Pigment Dispersion II, Testing

Ink in water isolated on white background. Rainbow of colors

By Clifford K. Schoff, Schoff Associates

Pigment dispersion quality in pastes and paints may be tested by one of several different techniques. Probably the most common method in labs and plants is taking readings with a grind gauge, usually the Hegman type (ASTM D1210). The main reason for doing this for pastes usually is to see whether the dispersion process has reached the required end point for that pigment. Another reason would be to find out whether the dispersion equipment was adequate to achieve the target reading in a reasonable length of time. Hegman readings of 6 and 7 correspond to particle sizes of 25 and 12.5 mm, respectively, yet the average pigment particle size will be a fraction of that, perhaps as little as 1/10th. With a grind gauge, we only see the boulders, the largest particles (aggregates, agglomerates). Beginners find grind gauges frustrating to use and their precision is poor, but experienced users can produce rapid, repeatable, and meaningful results.

Tint strength (ASTM D387, ISO 787/16) is a useful test that measures the color strength of a colored paste let down into a white base by comparison with a standard. Formulators use tint strength to test the color development of the pigment being dispersed, which depends on the degree of deagglomeration and freedom from flocculation of the paste as well as the quality of the pigment itself. The test may be used for quality control and to evaluate pigment from different suppliers, batches of pigment, effect of process changes and equipment, etc.

There are several techniques for measuring the particle size and size distribution in pigment pastes and paints, but my favorite device is an optical microscope with a digital camera connected to a computer with image analysis software. I like to see the pigment particles and be able to record and save what I have seen. I recommend a compound (conventional) optical microscope at 200–500X with transmitted light and dark field. This combination also can be used to look for flocculation and seeds. Pastes usually are difficult to evaluate because there are so many particles jammed together. It is possible to dilute the paste (with the paint vehicle, not just solvent), but this must be done with great care to prevent flocculation. It usually is better to observe the paint made from the paste rather than the paste itself. A paste-paint comparison is shown in Figures 1 and 2. The specimens were produced by placing a small drop of pigment paste or paint on a microscope slide. The picture of the paste does not supply useful information, whereas that of the paint shows what turns out to be loose flocculation, but otherwise a homogeneous mixture.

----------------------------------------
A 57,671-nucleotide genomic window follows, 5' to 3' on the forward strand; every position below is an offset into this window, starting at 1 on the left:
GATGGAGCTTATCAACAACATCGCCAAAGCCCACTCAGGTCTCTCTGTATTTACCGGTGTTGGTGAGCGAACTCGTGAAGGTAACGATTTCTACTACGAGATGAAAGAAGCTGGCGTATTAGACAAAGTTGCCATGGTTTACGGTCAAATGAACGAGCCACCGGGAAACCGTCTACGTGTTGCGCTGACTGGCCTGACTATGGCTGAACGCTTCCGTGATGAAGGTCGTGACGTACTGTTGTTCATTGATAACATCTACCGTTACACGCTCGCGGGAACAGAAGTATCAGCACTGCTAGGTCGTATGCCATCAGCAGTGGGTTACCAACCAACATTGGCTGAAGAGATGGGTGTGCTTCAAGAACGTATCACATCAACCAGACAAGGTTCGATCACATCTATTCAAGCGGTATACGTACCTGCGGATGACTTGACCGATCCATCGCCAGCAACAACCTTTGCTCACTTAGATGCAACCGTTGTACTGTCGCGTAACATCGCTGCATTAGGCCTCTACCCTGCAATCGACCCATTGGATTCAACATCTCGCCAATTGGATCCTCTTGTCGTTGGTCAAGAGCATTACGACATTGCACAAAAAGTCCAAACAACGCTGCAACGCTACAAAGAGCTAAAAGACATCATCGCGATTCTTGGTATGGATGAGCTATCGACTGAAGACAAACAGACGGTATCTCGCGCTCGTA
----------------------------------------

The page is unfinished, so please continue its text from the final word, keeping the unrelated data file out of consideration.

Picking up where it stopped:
Regarding pigment flocculation, most production paints show this phenomenon to some extent. In fact, a little flocculation in a paint is good. It prevents pigment settling and reduces sag and the tendency to form surface defects.
In multi-pigment paints, slight co-flocculation of the pigments improves color uniformity and reduces the possibility of convection flow related defects on drying or baking. Co-flocculation with extender pigments can be particularly effective in these respects. How can we tell if there is too much flocculation? That situation usually causes problems such as off color, flooding and floating, Bénard cells, or rough film. For example, a blue paint may be a lighter shade than specified. A mistake may have been made in its preparation (too much white pigment), or the paint may be flocculated. We can use a simple test called rub-up to determine which scenario is more likely. The technique involves rubbing the wet paint film in a circular motion with a gloved forefinger and observing the result. If the problem is one of flocculation, the color in the rubbed area will be the correct one. The rubbing action dispersed the pigment in the paint.

There are other, instrument-based particle size methods such as dynamic light scattering, laser diffraction, and dynamic imaging (ASTM D8090). Light scattering techniques have been around for many years and can provide excellent data. However, the specimen must be diluted considerably, and larger particles may be filtered out during the process. I have seen where microscopy showed a bimodal particle size distribution (large, small) and light scattering did not. The cause of the paint problem turned out to be the large particles.

Viscosity is an important aspect of pigment dispersion, yet we rarely measure it or need to do so. Paste viscosity varies with the pigment, its loading, its vehicle demand, the pigment/binder ratio, the wetting efficiency of the dispersant, the order of addition of the components and the temperature. High viscosity causes poor mixing, a poor flow rate, poor pumping, high temperature, and packing of the media (sometimes to the point of clogging the mill). Low viscosity produces poor dispersion quality and efficiency due to a lack of shearing action. There is a possibility of splashing and cavitation in the mill and settling is likely in the resultant pigment paste. Viscosity problems may occur where there are changes in the paste formula such as raising pigment loadings (which may cause shear thickening leading to jamming of pumps and mills), changing dispersants, adding a wetting agent (likely to lower viscosity), etc. When such changes are made, it is a good idea to measure the viscosity vs shear rate behavior of the new paste and compare it to that of a control paste. Adjustments can then be made to bring the new paste into line.

CoatingsTech | Vol. 17, No. 7 | July 2020


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